Tom Collier and his brother both suffered the symptoms of Erythropoietic Protoporphyria nearly all their lives, but until recently they had no explanation for their photosensitivity. Diagnosis finally came when Tom was 64 years old, after a lifetime searching for answers.
As far back as he can remember, Tom’s problems in the sun started when he was three years old. He remembers running around screaming after being in the sun, and having a horrible stinging, burning pain all over his hands, arms and legs. Tom’s parents took him to a variety of doctors throughout the 1940s and ‘50s to diagnose his problem, but like many children with EPP he had no visible symptoms at all. He didn’t swell up, and he didn’t get red, his parents just knew he was suffering from terrible pain when he went out of doors.
Tom finally heard of porphyria when his brother caught mention of the disease a little more than five years ago and thought the description matched both of their symptoms. Tom started hitting websites and decided that EPP fit the bill for the problems he’d had all his life. He says: “nothing else came close.” Looking for a doctor who could help him, he found Dr. Micheline Mathews-Roth, a dermatologist and EPP expert in Massachusetts, and Dr. Joseph Bloomer, a hepatologist and EPP liver expert in Alabama. Both doctors have studied porphyria both in patients and in the laboratory for more than 30 years and have served on the APF Scientific Advisory Board since its inception.
Dr. Bloomer ordered lab tests and sent them to the porphyria center at the University of Texas Medical Branch in Galveston, where Dr. Anderson’s lab quickly made the diagnosis of EPP. Shortly afterwards Tom called Dr. Roth in Massachusetts and spoke with her at length. He had the FEP test (one of several recommended annually for people with EPP) and now has a general practitioner who has two other patients with porphyria.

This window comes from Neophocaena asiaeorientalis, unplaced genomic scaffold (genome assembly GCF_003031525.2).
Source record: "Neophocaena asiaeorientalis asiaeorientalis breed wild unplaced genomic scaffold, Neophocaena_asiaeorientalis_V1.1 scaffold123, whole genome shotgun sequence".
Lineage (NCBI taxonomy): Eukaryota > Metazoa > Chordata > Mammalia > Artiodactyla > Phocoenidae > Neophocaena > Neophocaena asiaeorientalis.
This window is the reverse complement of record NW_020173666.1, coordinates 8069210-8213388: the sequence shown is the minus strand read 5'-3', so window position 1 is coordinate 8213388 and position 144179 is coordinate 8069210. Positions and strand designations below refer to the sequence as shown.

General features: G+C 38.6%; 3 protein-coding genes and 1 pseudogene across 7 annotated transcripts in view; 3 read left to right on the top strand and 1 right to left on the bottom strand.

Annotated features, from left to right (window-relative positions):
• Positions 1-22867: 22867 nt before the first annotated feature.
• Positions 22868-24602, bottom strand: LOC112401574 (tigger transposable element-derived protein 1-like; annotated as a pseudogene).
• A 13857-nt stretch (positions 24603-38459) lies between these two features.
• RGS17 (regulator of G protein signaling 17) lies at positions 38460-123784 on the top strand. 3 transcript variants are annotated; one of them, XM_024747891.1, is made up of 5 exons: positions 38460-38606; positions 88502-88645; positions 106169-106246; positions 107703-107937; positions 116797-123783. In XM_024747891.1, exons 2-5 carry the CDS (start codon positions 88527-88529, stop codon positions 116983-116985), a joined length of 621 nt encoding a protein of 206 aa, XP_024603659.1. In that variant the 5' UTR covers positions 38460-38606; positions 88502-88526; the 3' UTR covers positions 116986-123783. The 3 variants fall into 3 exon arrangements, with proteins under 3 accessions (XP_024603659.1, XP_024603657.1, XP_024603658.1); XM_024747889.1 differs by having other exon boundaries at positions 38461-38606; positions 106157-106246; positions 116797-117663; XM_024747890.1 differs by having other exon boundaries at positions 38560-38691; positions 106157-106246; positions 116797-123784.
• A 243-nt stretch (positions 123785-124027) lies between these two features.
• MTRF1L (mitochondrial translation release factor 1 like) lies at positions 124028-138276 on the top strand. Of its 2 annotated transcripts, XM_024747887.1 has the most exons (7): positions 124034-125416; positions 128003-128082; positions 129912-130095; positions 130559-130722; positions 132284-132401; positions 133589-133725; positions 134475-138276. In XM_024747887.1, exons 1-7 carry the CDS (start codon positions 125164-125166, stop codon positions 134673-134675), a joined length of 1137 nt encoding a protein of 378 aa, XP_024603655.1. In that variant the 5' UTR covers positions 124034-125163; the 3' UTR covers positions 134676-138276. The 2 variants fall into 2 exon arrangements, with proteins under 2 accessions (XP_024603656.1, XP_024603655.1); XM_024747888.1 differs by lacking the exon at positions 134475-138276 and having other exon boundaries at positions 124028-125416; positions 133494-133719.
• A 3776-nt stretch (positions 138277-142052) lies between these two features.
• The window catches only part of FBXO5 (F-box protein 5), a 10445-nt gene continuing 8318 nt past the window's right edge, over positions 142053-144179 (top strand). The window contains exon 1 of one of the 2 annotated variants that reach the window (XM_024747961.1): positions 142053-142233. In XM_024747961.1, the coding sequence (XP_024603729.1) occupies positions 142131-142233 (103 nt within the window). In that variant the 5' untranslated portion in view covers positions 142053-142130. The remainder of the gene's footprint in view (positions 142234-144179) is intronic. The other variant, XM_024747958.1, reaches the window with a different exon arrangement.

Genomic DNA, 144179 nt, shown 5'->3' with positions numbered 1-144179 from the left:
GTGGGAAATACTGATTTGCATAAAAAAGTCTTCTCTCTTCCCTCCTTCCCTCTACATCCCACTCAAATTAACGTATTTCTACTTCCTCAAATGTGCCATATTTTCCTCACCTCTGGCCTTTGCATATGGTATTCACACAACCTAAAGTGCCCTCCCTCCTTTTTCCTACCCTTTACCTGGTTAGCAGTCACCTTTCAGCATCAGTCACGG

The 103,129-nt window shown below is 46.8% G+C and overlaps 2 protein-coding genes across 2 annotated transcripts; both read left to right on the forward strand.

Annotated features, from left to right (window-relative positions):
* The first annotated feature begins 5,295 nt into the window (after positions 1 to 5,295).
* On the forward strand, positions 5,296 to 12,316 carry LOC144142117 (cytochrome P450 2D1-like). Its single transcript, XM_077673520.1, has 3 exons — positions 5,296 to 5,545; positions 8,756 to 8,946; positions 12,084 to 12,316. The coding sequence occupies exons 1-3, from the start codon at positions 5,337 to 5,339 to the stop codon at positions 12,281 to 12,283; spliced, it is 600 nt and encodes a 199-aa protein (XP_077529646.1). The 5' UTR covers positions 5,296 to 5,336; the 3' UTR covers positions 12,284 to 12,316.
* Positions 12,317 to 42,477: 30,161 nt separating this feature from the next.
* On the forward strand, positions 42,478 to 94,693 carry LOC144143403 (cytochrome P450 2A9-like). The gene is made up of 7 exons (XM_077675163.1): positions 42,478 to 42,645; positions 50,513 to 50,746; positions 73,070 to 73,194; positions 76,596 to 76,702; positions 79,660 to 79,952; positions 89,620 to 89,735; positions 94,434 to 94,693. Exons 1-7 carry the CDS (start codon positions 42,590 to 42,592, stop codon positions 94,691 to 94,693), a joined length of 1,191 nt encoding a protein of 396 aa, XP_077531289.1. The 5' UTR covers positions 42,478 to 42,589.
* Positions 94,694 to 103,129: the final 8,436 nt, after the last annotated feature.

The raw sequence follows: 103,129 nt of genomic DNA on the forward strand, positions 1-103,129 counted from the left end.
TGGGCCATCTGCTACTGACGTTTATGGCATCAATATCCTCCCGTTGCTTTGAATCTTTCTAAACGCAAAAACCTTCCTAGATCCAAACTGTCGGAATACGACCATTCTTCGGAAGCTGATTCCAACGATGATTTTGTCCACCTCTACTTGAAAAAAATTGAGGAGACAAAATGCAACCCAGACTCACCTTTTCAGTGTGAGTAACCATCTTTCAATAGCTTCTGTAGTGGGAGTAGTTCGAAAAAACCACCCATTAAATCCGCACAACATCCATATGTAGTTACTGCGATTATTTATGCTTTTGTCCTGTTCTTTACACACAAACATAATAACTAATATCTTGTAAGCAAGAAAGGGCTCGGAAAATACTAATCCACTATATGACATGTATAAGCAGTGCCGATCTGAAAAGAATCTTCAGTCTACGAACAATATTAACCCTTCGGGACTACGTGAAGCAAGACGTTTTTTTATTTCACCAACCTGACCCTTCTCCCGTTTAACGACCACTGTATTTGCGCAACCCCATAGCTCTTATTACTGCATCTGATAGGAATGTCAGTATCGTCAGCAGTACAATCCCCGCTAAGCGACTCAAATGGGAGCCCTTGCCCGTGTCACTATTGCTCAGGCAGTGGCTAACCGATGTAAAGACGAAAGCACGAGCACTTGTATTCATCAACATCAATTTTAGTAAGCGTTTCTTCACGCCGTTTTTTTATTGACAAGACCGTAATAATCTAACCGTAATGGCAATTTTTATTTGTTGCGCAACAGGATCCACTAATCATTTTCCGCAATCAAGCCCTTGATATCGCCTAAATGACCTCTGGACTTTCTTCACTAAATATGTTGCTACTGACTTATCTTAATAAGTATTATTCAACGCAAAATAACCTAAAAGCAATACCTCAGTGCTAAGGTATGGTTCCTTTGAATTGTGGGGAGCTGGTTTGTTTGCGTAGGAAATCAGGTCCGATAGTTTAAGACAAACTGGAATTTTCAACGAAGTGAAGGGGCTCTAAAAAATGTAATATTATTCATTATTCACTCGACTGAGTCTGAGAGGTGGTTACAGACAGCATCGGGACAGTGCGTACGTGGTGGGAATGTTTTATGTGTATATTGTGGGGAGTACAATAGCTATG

A lifetime’s worth of severe sensitivity to the sun had already taught Tom to be careful, so by the time he was diagnosed he was already used to covering up outside, and not spending a lot of time out of doors in the daylight hours. He says when he first sets foot outdoors the sun feels warm on his skin, just like it does for anybody else. But before long his skin becomes just a little bit uncomfortable, and that’s his signal that it’s time to get indoors right away. After the discomfort comes the prickling, stinging, burning pain that is familiar to those with EPP.
Stepping into the shade when he is unavoidably out of doors is helpful to Tom, but he does get EPP symptoms from indirect light as well and unfortunately his symptoms are triggered more quickly on exposure to light than they once were. Indoors, he feels the sting of fluorescent bulbs (like the kind used in most stores and hospitals), and incandescent bulbs bother him somewhat too.
These days Tom is thinking about having photoprotective window films installed on the glass in his home. When he’s out driving, Tom wears long-sleeved shirts and gloves at all times.
It is very easy for porphyria patients, or those with any rare disease, to become impatient with the pace of medicine and the lack of a cure. But keep in mind how far we’ve come in the past 70 years: from a little boy who screamed in pain and whose parents could find no answers, to a name for the disease, a clear genetic marker for it, and a straightforward diagnostic procedure for ferreting it out. Porphyria patients today owe a tremendous debt not only to the doctors who worked with little recognition and no reward to discover the biological secrets of the disease, but to patients like Tom as well, whose experience helped doctors learn, to all of our benefit.